Academy’s process wouldn’t work here – News – Ag Journal - Freelance Rack

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Sunday, May 3, 2020

Academy’s process wouldn’t work here – News – Ag Journal

Officials from the U.S. Air Force Academy in Colorado Springs said the military school went to great lengths to keep its cadets healthy during an out-door in-person commencement ceremony held on April 18.

District 60 school officials said after contacting the academy about how the ceremony was planned, they decided that the logistics were not something the district could do in Pueblo.

In the wake of their decision to hold virtual graduations because of the COVID-19 pandemic, district board members and officials have been questioned as to why an outdoor event like the one in Colorado Springs couldn’t be held at Dutch Clark Stadium for graduating seniors.

“Although our school district is moving forth with diligently planning for a virtual graduation ceremony, we wanted to do our due diligence with respect to exploring the possibility of all options. In doing so, we reached out to the Air Force Academy to learn more about how they were able to safely conduct their graduation ceremony with cadets in attendance,“ said Superintendent Charlotte Macaluso.

“The information provided was very thorough, and the measures they took to ensure the safety and health of their cadets were highly controlled and disciplined, worthy of what one would expect from an elite military academy.”

Macaluso said clearly, there are many components that are unique to the USAFA that are not replicable to the general public.

“Although we share in the disappointment that is prevalent in these challenging times, D60 remains committed to ensuring a virtual ceremony that all students can be part of and be proud of. Our hope is that this virtual ceremony will serve as a keepsake and memory of how our community came to honor and celebrate the Class of 2020,” Macaluso said.

The academy’s April 18 graduation, which took place more than a month before its originally-scheduled date, was an outdoor ceremony that was broadcast virtually.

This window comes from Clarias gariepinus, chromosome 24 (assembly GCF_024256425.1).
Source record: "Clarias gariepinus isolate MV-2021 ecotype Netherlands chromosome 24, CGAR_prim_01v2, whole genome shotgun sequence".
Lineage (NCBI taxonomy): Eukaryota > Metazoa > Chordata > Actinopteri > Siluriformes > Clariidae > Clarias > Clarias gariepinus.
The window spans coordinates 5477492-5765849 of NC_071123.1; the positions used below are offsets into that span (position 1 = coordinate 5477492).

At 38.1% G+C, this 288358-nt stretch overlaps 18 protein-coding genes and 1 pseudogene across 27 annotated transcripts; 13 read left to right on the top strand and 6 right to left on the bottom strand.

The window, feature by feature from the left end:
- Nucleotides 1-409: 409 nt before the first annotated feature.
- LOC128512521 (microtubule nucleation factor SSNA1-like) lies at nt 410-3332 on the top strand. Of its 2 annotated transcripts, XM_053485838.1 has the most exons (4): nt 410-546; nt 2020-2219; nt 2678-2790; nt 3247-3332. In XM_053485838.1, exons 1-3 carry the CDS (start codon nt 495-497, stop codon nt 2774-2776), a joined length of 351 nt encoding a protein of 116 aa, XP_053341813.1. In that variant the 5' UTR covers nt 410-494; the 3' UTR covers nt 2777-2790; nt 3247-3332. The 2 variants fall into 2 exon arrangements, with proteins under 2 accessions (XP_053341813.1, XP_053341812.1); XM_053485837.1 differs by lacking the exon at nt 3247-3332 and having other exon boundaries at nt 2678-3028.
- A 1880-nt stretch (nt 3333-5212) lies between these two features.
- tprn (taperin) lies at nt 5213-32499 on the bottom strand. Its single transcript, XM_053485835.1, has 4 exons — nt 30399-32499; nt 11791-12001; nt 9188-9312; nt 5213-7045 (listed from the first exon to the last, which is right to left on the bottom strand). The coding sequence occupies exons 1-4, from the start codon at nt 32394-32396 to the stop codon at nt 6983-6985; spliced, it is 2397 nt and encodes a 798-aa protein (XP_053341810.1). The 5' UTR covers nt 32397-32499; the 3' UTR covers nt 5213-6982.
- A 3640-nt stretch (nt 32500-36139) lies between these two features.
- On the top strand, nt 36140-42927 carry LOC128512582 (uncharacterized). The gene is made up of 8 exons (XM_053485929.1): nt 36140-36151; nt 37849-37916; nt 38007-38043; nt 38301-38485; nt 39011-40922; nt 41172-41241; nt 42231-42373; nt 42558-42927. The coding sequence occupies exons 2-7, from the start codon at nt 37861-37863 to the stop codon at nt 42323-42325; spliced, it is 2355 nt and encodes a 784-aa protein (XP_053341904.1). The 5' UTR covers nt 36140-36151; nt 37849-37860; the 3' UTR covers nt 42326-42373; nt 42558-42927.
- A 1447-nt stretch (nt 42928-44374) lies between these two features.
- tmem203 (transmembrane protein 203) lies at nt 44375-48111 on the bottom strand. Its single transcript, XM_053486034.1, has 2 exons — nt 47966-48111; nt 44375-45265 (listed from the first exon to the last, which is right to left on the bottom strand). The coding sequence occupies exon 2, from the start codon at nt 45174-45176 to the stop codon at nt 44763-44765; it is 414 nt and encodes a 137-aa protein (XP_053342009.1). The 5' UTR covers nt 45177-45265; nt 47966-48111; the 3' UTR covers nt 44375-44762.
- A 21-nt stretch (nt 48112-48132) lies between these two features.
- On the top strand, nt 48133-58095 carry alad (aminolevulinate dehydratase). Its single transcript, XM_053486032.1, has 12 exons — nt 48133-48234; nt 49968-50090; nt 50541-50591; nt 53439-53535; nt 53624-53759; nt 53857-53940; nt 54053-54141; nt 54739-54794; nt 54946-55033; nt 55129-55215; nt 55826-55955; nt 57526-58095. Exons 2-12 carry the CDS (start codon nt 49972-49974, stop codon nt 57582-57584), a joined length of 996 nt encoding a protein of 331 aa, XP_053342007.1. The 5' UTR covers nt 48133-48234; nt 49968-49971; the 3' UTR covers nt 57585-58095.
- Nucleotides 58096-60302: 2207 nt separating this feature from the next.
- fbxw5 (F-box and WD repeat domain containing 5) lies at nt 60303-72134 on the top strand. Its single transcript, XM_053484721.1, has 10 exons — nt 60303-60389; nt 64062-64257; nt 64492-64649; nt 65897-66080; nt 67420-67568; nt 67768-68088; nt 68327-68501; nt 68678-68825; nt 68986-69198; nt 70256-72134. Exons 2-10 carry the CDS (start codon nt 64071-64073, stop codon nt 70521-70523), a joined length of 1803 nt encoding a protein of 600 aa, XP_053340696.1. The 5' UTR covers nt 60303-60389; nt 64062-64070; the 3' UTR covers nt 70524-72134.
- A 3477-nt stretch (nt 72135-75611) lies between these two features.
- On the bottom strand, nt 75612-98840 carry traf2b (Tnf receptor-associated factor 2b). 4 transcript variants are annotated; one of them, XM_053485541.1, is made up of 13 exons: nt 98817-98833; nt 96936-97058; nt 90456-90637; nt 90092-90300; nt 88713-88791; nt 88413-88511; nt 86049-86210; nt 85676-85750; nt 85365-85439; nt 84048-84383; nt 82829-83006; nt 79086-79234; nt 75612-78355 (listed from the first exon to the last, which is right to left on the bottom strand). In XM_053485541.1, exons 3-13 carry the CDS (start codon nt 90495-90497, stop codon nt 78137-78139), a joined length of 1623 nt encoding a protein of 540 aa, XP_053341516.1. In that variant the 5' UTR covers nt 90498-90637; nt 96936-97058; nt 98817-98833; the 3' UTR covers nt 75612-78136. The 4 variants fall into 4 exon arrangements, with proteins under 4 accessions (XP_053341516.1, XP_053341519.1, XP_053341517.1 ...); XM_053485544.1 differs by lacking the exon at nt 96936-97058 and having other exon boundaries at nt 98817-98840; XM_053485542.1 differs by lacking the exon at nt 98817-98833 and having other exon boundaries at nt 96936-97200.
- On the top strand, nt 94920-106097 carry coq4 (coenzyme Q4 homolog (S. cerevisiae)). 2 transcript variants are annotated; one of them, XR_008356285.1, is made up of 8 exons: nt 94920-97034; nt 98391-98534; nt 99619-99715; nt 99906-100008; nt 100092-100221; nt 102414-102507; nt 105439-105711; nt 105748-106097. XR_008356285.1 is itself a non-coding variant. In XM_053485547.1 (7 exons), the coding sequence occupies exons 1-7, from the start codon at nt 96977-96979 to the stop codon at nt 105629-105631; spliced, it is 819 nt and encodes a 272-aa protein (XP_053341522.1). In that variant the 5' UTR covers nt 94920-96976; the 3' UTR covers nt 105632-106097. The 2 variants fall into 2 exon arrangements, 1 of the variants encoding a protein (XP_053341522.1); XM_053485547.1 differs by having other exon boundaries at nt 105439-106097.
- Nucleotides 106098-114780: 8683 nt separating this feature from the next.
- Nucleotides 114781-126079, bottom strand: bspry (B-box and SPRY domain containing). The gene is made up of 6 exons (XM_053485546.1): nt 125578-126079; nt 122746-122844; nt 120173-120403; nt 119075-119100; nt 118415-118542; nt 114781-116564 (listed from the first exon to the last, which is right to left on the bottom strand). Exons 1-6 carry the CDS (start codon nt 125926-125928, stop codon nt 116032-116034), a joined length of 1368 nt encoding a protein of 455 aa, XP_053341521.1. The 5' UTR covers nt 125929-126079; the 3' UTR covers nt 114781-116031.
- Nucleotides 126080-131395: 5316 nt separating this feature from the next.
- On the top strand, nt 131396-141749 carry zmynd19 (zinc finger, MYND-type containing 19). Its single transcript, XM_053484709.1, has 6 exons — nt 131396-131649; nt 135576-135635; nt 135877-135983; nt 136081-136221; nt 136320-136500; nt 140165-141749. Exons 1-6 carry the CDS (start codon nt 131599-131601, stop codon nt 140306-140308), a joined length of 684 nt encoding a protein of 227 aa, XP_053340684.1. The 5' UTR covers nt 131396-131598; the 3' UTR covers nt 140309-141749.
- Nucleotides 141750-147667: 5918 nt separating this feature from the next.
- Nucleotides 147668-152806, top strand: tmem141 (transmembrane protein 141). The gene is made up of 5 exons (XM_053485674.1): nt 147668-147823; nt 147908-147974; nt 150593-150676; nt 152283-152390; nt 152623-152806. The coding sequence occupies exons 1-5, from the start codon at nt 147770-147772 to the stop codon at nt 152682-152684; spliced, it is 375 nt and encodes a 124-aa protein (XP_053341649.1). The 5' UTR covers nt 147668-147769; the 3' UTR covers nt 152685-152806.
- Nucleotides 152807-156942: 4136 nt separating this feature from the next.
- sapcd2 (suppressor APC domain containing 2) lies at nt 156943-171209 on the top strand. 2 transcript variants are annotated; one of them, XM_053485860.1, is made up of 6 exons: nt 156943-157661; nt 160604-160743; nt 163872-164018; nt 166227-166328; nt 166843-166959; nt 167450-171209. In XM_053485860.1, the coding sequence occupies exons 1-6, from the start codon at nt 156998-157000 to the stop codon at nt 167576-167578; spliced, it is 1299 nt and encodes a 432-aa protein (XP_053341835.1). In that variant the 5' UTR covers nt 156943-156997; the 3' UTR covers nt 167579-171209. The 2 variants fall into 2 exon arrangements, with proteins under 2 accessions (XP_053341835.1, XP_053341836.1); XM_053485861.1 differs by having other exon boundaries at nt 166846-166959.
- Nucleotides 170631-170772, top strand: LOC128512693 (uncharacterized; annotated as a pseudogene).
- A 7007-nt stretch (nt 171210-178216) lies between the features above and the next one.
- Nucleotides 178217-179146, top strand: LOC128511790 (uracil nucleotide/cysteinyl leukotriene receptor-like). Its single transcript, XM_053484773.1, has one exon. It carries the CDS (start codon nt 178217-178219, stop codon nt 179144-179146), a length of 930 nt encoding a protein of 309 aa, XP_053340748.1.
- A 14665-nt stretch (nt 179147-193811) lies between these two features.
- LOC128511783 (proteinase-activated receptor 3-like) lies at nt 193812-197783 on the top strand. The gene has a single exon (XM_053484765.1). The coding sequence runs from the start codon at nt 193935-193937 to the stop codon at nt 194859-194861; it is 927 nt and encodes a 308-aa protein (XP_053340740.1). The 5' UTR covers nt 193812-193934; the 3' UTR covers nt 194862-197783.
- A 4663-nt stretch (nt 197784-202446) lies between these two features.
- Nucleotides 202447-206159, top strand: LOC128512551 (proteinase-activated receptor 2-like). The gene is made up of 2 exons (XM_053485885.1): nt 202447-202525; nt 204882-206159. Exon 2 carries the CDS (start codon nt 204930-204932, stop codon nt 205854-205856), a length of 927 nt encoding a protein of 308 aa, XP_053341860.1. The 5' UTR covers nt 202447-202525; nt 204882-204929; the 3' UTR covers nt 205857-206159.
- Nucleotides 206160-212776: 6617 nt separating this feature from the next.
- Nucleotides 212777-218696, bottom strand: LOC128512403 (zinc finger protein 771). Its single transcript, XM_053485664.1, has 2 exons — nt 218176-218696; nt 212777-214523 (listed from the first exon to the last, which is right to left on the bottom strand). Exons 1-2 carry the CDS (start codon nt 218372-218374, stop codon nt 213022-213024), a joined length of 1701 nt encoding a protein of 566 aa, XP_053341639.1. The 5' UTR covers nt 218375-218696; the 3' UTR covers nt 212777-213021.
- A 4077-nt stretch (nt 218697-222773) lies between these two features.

No visitors were allowed into the ceremony — no friends, family or faculty — and cadets were spaced 6-8 feet apart at all times.

The academy said that all freshmen, sophomores and juniors left in March and all cadets began distance online learning.

Cadets were monitored continuously, given health screenings, and were living under isolation measures, before the military academy’s commencement.

Safety measures included isolating cadets one to each room in dormitories, and observing social-distancing at all times. If cadets showed any symptoms or were exposed, they were tested and isolated outside of the cadet area.

The base locked down to all but official business for the six weeks prior to graduation. Cadets were essentially under quarantine and strict social distancing guidelines, including cadet-only shopping hours at the commissary, grab-and-go meals on base, and more.

Cadets could not walk across the stage in order to reduce any potential physical contact. Cadets were instead conferred degrees as a group.

While cadets did not wear masks during the ceremony because they were properly distanced, academy officials said all cadets wore masks traveling to and from the ceremony.

Cadet movements were tightly controlled, and they all proceeded directly from their rooms to the mess hall for a health screening, and following the ceremony, they returned to their dormitories.

The Air Force Academy told District 60 in a statement: “We went to great lengths to keep our cadets healthy. While the U.S. Air Force Academy is an institution of higher education, we are also a military installation, and unlike most students across the country, 100% of our cadets live here on base and were in a mostly closed environment for the past six weeks.“

“Our very unique ability to contain and control our cadet population presented a unique ability to do this. These are capabilities most schools don’t have and control measures they can’t implement.”

Twitter: @mestas3517

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